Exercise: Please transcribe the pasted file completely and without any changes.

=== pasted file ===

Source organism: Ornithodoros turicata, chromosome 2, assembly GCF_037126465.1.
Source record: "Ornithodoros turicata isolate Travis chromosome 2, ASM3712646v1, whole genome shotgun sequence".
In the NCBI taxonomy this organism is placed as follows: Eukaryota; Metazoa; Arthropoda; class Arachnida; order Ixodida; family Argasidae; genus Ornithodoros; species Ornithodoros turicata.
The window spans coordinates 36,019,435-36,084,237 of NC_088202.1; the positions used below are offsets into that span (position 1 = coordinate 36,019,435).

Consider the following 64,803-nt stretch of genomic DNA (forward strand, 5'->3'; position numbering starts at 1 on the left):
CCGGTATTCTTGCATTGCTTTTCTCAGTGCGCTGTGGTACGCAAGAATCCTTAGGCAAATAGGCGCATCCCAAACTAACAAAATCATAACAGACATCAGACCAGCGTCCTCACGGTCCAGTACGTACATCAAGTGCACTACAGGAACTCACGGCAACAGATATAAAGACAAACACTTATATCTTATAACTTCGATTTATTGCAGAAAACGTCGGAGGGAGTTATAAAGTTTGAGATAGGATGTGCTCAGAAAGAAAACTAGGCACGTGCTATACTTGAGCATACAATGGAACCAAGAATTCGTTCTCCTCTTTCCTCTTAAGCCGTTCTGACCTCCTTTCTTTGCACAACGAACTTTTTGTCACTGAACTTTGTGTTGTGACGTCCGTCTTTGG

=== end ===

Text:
Source organism: Ornithodoros turicata, chromosome 2, assembly GCF_037126465.1.
Source record: "Ornithodoros turicata isolate Travis chromosome 2, ASM3712646v1, whole genome shotgun sequence".
In the NCBI taxonomy this organism is placed as follows: Eukaryota; Metazoa; Arthropoda; class Arachnida; order Ixodida; family Argasidae; genus Ornithodoros; species Ornithodoros turicata.
The window spans coordinates 36,019,435-36,084,237 of NC_088202.1; the positions used below are offsets into that span (position 1 = coordinate 36,019,435).

Consider the following 64,803-nt stretch of genomic DNA (forward strand, 5'->3'; position numbering starts at 1 on the left):
CCGGTATTCTTGCATTGCTTTTCTCAGTGCGCTGTGGTACGCAAGAATCCTTAGGCAAATAGGCGCATCCCAAACTAACAAAATCATAACAGACATCAGACCAGCGTCCTCACGGTCCAGTACGTACATCAAGTGCACTACAGGAACTCACGGCAACAGATATAAAGACAAACACTTATATCTTATAACTTCGATTTATTGCAGAAAACGTCGGAGGGAGTTATAAAGTTTGAGATAGGATGTGCTCAGAAAGAAAACTAGGCACGTGCTATACTTGAGCATACAATGGAACCAAGAATTCGTTCTCCTCTTTCCTCTTAAGCCGTTCTGACCTCCTTTCTTTGCACAACGAACTTTTTGTCACTGAACTTTGTGTTGTGACGTCCGTCTTTGG